A patient I'll call Jason Greene is not taking his diabetes lying down.
Greene has cleared the hurdle of the packed waiting room. He has seen a physician and had several tests performed. However, unlike many other patients, he still wears his street clothes and is sitting upright in a comfortable treatment chair that resembles a living room armchair. He is a new breed of emergency department patient: a vertical one.
First implemented as a test model in September 2014, the Stanford Emergency Department "vertical flow model," which replaces horizontal stretchers with comfortable chairs, has proven successful in maximizing existing space and reducing length of stay, according to a recent study in the Journal of Emergency Nursing. And thanks to an especially virulent flu season, the extra space couldn’t be more welcome.
Like many emergency department's nationwide, Stanford has seen a 4 to 8 percent growth each of the past several years. A facility built in 1976 to accommodate 40,000 patients a year, instead hosted more than 73,500 visits in 2017, according to Patrice Callagy, director of emergency services at Stanford Health Care. While the department has gained some additional square footage, the patient volumes have grown more. A typical day brings an average of 200 patients; and during the flu season, that average recently swelled to 250-260 per day, department records show.
The numbers beg the question – how do you treat a growing number of patients in the same space, while protecting the patient experience and elevating care?
To understand the answer, it helps to know that emergency department patients are assigned a ranking from one to five based on the severity of their condition. An Emergency Severity Index (ESI) of 1 is life-threatening. An ESI of 5 is the least urgent.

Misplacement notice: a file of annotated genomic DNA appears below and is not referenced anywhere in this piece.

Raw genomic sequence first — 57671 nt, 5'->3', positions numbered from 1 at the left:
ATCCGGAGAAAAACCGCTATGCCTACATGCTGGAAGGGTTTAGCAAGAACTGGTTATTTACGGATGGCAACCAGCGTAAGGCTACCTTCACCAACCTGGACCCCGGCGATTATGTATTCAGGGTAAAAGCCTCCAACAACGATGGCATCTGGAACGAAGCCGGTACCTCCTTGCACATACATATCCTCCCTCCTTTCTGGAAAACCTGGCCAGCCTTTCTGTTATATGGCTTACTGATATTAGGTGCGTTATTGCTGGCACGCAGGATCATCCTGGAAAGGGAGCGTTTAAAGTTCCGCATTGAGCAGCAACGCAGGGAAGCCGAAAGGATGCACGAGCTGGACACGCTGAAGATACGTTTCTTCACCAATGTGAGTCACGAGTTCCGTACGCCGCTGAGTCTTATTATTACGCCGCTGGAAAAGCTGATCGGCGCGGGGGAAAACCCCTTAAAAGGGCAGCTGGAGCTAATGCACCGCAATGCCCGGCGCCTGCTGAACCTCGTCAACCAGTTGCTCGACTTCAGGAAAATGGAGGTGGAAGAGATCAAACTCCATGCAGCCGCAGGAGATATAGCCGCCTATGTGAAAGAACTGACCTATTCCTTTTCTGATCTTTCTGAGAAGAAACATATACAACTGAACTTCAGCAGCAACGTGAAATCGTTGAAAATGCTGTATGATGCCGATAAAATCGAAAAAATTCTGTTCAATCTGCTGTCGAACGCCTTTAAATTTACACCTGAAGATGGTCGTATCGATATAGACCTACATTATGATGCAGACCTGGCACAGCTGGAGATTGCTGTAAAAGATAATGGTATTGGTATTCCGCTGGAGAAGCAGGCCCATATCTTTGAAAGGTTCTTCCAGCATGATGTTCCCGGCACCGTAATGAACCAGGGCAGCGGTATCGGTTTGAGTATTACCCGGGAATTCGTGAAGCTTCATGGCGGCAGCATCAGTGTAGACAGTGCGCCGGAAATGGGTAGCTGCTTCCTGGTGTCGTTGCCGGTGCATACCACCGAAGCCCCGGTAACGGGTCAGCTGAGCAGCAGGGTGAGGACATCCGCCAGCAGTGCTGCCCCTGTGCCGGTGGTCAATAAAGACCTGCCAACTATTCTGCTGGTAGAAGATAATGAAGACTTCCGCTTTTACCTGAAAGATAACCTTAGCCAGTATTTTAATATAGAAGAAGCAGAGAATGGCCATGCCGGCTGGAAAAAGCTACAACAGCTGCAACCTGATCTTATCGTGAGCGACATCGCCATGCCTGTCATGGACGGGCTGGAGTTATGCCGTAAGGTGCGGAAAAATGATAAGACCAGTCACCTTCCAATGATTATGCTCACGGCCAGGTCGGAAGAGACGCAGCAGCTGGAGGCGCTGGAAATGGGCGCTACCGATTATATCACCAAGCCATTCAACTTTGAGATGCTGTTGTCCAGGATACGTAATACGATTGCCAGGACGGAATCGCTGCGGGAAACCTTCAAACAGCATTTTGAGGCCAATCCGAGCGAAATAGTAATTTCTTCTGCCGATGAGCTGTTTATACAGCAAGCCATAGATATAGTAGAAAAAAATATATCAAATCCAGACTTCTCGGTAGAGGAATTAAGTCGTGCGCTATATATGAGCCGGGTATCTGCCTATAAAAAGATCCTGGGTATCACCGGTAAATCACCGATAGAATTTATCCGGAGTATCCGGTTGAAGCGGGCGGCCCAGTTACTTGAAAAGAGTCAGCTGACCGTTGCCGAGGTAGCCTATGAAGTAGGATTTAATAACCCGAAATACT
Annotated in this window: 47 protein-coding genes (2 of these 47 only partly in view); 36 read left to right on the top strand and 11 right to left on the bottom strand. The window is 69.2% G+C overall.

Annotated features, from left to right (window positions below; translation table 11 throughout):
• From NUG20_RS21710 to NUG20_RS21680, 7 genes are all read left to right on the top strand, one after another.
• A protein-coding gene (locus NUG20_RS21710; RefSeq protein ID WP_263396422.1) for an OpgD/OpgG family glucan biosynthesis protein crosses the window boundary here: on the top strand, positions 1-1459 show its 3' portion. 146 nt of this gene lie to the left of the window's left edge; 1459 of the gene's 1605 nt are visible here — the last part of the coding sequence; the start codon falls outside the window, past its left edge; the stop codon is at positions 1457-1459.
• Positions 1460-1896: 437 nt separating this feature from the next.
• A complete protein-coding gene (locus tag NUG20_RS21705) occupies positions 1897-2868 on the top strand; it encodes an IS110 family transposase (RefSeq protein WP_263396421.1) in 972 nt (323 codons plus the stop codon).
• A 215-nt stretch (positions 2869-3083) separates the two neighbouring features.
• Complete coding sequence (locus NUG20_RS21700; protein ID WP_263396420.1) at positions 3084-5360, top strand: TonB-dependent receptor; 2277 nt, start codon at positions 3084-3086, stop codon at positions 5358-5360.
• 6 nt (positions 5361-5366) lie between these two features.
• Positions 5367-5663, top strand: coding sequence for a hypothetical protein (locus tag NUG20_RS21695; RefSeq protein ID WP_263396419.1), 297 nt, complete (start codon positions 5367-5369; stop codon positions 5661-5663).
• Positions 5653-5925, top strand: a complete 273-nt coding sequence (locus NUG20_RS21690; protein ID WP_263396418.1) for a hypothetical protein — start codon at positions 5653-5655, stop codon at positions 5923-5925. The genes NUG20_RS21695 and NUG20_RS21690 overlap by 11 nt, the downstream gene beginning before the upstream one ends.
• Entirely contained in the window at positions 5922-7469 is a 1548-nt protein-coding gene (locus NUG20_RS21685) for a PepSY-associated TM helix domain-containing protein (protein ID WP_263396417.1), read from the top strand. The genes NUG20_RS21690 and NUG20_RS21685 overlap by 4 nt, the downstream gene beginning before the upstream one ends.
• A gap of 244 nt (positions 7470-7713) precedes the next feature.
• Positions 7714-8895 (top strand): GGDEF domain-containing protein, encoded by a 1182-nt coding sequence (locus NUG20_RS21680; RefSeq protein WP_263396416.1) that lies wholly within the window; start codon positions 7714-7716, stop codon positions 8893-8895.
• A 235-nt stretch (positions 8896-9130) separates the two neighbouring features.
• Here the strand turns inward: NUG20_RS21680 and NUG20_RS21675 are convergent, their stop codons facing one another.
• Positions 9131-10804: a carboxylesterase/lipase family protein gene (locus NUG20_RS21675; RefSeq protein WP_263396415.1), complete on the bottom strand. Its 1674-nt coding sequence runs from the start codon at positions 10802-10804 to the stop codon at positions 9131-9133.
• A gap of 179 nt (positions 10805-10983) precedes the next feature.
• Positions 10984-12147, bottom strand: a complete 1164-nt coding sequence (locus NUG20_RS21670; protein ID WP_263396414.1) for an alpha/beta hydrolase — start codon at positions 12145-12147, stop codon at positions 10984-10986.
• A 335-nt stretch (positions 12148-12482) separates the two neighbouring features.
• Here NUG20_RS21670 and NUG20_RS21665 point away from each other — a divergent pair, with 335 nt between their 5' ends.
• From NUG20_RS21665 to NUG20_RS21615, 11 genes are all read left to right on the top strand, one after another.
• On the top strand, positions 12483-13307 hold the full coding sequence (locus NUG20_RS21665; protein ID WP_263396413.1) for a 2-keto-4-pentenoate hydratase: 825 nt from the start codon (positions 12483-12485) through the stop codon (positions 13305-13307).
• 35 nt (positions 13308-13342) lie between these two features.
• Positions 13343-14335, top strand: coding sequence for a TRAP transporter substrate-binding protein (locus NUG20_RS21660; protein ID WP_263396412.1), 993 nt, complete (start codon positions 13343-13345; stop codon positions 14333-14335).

ESI 3 is the most common category; ESI 3 patients require more than one resource or test, but their conditions can vary significantly. Traditionally, ESI 3 patients are placed in hospital beds in hospital gowns for assessment, treatment, and to await tests. However, not all patients need to lie down.
The solution was to “go vertical,” replacing some hospital beds with chairs to create a space that would accommodate up to 20 patients, compared with 10 previously.
A furniture swap is a seemingly simple solution until you take into account the need for patient privacy and access to testing equipment. The emergency department had to create and train staff on new work flows. Vertical patients are first brought to a private room to describe their medical history, receive a physical examination, and undergo some laboratory work. They return to the vertical zone for diagnostic testing and re-evaluation as needed. IV infusions and medications can be administered in the location as well.
As a result, the average length of stay for patients in the vertical zone shrank from 384 minutes to 270 minutes. Multiplied by the 2,701 patients in the zone during the six months of the study resulted in a savings of more than 5,000 patient hours, or 213 days.
The new Stanford Hospital, set to open in late 2019, will offer a larger emergency department. The new facility will feature several innovations tested in the current building – including the vertical flow model.
Photo by Norbert von der Groeben